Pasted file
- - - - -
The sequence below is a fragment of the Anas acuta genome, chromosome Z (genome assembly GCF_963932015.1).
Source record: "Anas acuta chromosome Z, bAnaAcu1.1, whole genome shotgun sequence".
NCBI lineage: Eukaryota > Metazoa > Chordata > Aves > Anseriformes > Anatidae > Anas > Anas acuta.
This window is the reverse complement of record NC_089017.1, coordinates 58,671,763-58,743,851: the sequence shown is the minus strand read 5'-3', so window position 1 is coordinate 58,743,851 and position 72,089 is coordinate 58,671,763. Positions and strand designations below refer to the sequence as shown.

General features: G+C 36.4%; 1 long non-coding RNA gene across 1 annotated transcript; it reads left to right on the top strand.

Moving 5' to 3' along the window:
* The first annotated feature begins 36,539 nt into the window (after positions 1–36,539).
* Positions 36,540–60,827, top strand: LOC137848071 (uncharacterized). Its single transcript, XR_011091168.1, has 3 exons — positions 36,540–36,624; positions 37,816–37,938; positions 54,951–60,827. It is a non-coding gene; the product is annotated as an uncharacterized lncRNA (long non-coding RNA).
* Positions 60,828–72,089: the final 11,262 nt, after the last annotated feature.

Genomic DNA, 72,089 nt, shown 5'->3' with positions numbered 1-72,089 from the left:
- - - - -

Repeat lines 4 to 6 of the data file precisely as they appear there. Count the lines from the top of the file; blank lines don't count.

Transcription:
This window is the reverse complement of record NC_089017.1, coordinates 58,671,763-58,743,851: the sequence shown is the minus strand read 5'-3', so window position 1 is coordinate 58,743,851 and position 72,089 is coordinate 58,671,763. Positions and strand designations below refer to the sequence as shown.

General features: G+C 36.4%; 1 long non-coding RNA gene across 1 annotated transcript; it reads left to right on the top strand.

Moving 5' to 3' along the window: